# Why $|N(P_{i, j})| \cong [0, 1]^n$ as stated in page 21 of HTT?

maybe this is an idiot question, however I could not solve this after thinking for a while. I added the tag about higher categories simply because of the nature of the question, however this is just a combinatorial exercise.

Let $N$ denote the nerve functor $$N : Cat \rightarrow PrSh (\Delta)$$ ($N(C )_n =Cat([n], C)$) and $$|-|: PrSh(\Delta) \rightarrow Top$$ the geometric realization $|X| = \int^{[n] \in \Delta} X_n \otimes |\Delta^n|$ (the left Kan extension of the obvious realization $\Delta \rightarrow Top$ along the Yoneda embedding).

In page 21 of Lurie's HTT book (see here http://www.math.harvard.edu/~lurie/papers/croppedtopoi.pdf, for instance), he claims that if $J$ is a linearly ordered set and $$P_{i, j} = \{I \subset J; (i,j \in I) \wedge (\forall k \in I : i\leq k \leq j) \}$$ is viewed as a category, then $|N(P_{i, j})|$ is homeomorphic to the cube $[0, 1]^{n}$ where $n$ is the number of elements strictly between $i$ and $j$ (without counting $i$ and $j$).

How can I prove that $|N (P_{i, j})| \cong [0, 1]^n$?

For small values of $n$ ($\leq 3$) this can be easily seen by drawing the nerve. However for general $n$ I'm not sure how to proceed. Maybe counting the numbers of (non-degenerated) $k$-simplices for each $k$ is enough (however I'm not sure about this, is the n-dimensional cube uniquely determined among the simplicial objects by its number of simplices?)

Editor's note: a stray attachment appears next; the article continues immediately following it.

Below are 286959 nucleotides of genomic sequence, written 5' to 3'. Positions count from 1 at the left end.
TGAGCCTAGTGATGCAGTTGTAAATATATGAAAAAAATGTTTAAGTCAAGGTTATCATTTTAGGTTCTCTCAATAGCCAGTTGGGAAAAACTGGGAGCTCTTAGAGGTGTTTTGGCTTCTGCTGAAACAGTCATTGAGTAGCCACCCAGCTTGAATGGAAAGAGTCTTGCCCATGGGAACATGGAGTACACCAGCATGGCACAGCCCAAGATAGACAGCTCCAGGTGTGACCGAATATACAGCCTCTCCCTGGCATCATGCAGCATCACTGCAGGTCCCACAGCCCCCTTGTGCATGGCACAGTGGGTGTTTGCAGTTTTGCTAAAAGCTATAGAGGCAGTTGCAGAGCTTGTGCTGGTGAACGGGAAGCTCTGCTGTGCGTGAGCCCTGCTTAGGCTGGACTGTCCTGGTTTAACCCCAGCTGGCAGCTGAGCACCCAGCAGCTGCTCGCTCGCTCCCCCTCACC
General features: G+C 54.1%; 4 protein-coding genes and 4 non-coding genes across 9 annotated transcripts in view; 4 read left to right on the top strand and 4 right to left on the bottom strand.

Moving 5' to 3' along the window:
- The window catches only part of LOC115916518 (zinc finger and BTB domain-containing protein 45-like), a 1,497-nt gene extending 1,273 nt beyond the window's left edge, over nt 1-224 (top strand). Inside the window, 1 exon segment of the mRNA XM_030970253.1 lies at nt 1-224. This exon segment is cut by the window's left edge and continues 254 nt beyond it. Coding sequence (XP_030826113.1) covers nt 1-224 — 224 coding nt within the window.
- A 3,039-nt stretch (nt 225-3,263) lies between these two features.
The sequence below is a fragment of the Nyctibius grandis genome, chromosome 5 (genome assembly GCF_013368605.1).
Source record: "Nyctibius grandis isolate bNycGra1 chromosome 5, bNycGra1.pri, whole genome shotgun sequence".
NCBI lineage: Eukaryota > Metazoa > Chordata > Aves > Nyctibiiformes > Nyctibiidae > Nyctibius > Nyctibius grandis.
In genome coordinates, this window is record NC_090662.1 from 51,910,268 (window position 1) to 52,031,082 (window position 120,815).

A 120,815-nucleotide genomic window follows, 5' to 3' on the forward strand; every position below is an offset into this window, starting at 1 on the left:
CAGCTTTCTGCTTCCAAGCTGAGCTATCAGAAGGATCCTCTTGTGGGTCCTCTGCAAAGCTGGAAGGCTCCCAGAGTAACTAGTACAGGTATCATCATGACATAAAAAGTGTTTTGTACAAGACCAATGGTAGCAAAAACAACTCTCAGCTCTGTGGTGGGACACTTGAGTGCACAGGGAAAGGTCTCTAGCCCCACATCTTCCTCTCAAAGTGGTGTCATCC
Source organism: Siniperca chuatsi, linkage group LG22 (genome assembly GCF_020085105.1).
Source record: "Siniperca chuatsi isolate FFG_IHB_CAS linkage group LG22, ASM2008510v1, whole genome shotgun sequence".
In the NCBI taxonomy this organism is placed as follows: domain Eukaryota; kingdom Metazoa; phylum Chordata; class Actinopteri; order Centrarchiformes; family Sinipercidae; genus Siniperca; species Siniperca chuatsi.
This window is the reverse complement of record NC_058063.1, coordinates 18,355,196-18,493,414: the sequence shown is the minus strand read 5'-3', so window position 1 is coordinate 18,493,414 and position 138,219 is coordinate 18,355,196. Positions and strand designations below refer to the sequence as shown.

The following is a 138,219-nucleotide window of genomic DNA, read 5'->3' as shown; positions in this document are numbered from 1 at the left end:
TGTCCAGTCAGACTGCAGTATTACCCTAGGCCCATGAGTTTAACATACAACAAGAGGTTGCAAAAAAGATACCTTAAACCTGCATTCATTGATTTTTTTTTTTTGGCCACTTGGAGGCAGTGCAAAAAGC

Another way of restating the same question is: consider the simplicial object such that the 1-skeleton is given by the directed graph that is composed by a point that ramifies into $n$ vertices (by adding $n$ edges) and then inductively joins each pair of vertex to a new vertex by adding $2$ edges until there is jut one vertex on the top. Then by gluing the higher simplices along each possible boundary (equivalently, making a 1-coskeletal object), we get a simplicial object. Is this simplicial object an $n$-cube?

1. The category $P_{i,j}$ is isomorphic to $\left[1\right]^{\left]i,j\right[}$, where $\left]i,j\right[ := \{i+1,\dots,j-1\}$, and where $\left[1\right] \in \Delta$.
2. The nerve functor $N : \mathrm{Cat} \to \mathrm{Set}_{\Delta}$ preserves limits ( - in particular: products! - ), as it is a right adjoint.
3. The geometric realization functor $|\cdot| : \mathrm{Set}_{\Delta} \to \mathcal{CG}$ commutes with finite products ( - see p. 19 of Lurie's Higher Topos Theory).
• The isomorphism sends $I \in P_{i,j}$ to the "functor" $\chi_I : \left]i,j\right[ \to \left[1\right]$ with $\chi_I(k) = 1$ if $k \in I$ and $\chi_I(k) = 0$ if $k \notin I$. Oct 20, 2015 at 14:28
• Oh! now I see. How could I not realize this before!? The isomorphism is given by the following rule. Say $J = \{0, 1, …, n+ 1 \}$, then $(a_1, …, a_n) \in ^{]i, j[}$ goes to $\{i \in J; i =0 \vee i = n+1 \vee (a_i = 1) \}$ Oct 20, 2015 at 14:29
• ($\left]i,j\right[$ shall be regarded as a discrete category.) Oct 20, 2015 at 14:29